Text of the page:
On the off chance you didn’t notice, we had us one of those fancy election things here in Iowa last January. Gotta make some choices. But we can’t just step into the handy voting booth and flip a lever or fill in a couple of ovals. No, we caucus. I decided to participate anyway.

First let’s go over some background. In the last two presidential caucuses, I went to the Democratic version, even though I was an elected Republican officeholder (Orleans Township Clerk) at the time. The difference this year was that we went from a meeting of two rural townships to one with four townships, one of which contains the booming metropolis of Ridgeway, population 308. Instead of 12 to 15 of us gathering in the back room of the bar in Kendallville, population 20- or 30-ish, we met at the Ridgeway Community Center. This was a huge crowd. We ended up with 101 people in attendance. My immediate fear when I pulled up to the crowded parking lot was that my dad and I probably wouldn’t be able to swing two entire townships to our candidate of choice and away from the more popular one this time like we had done in two previous contests.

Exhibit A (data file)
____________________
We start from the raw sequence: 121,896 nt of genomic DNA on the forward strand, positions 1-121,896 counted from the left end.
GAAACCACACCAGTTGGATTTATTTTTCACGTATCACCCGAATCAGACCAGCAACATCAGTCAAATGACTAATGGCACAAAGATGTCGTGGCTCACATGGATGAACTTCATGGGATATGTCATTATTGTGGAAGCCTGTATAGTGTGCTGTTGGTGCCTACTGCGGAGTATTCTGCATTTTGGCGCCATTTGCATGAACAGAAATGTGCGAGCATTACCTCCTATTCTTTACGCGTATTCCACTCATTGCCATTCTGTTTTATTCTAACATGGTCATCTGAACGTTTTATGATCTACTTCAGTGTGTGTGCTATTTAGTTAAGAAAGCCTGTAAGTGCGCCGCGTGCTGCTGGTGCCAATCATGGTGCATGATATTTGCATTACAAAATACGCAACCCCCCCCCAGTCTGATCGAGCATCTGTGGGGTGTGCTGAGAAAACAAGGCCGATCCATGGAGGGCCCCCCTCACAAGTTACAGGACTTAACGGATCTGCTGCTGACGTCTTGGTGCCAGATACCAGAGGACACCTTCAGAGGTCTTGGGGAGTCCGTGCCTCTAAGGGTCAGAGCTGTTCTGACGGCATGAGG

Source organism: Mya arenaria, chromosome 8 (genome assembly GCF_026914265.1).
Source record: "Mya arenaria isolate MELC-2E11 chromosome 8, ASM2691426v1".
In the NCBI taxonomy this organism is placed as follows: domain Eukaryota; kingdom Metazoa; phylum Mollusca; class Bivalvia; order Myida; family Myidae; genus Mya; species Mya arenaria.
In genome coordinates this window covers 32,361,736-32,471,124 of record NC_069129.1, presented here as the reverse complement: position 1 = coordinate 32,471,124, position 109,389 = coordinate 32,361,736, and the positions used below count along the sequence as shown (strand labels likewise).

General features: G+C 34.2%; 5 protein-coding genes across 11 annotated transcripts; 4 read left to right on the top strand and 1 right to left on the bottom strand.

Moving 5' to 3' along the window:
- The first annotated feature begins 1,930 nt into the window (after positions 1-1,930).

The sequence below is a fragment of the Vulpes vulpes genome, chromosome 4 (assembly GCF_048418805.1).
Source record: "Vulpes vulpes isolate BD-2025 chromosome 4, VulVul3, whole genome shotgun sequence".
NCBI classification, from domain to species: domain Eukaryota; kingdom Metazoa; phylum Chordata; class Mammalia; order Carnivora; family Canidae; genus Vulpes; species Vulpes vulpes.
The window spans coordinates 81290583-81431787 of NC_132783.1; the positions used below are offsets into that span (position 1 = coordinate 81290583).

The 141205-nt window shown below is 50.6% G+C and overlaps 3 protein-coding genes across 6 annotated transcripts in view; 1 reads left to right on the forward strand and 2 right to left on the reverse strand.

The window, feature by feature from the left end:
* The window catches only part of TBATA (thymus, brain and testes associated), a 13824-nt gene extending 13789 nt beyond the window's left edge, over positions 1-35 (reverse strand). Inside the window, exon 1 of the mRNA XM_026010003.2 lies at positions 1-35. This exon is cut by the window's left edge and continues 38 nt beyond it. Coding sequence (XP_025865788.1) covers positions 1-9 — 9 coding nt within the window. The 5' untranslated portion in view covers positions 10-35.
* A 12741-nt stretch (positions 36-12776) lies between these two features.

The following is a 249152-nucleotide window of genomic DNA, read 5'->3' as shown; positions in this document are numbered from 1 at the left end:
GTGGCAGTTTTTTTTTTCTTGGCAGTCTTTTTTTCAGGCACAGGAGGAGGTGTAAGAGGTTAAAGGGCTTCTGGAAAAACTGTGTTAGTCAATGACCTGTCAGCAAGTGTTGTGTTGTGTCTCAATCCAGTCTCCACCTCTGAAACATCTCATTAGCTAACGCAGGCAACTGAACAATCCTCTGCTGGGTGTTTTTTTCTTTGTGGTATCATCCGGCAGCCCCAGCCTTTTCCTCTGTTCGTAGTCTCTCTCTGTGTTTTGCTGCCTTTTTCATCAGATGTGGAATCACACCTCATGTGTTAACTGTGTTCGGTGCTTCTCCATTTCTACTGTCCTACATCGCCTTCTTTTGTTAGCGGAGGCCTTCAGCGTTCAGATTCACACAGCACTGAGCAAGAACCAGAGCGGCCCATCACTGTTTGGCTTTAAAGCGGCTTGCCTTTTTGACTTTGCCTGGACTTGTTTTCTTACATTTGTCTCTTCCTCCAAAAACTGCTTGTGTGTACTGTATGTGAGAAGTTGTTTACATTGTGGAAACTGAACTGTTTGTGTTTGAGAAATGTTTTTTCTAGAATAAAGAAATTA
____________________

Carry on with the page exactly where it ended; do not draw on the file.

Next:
There’s this whole “viability” thing in the Democratic caucus contest. Each candidate has to have 15% of the total vote in order to remain viable. If you have 100 people present and only 13 support your guy, your guy is toast. If you can convince two others to join you, though, your guy goes from toast to upper crust. When there are only 18 people in the whole room, you and, let’s say, a cooperative relative can suddenly swing one mind to your side and suddenly your guy, who was a loser when you walked in, is more realistic. Lemmings that voters are, it won’t take much of a pressure situation to get multiples coming your way. Next thing you know, you have six people join you, and your guy has suddenly moved into landslide territory.

I got out of my rather-red-state car and headed for the front door of the community center. Parked right in front of the door of the community center, with its lights on and the engine running, was an absolute piece of junk car. It was something on the order of a Chevy Caprice Classic from the early 1980s. It was multiple colors, but its collar was obviously blue. Surprisingly, there were no ID stickers on it from any country clubs or gated communities. The occupant of the car was honking the horn as I walked into the building. The line for registration was long, and I ended up not moving very far very quickly. The guy in the car kept honking his horn. No one in the building did anything as a result. This would be a long night if we had to listen to the constant blare of a car horn. Seeing as how the occupant looked kind of old, from what I could tell as I had walked by him on my way in, I thought perhaps he was delivering someone who thought this was a mark-your-ballot-and-leave kind of a deal.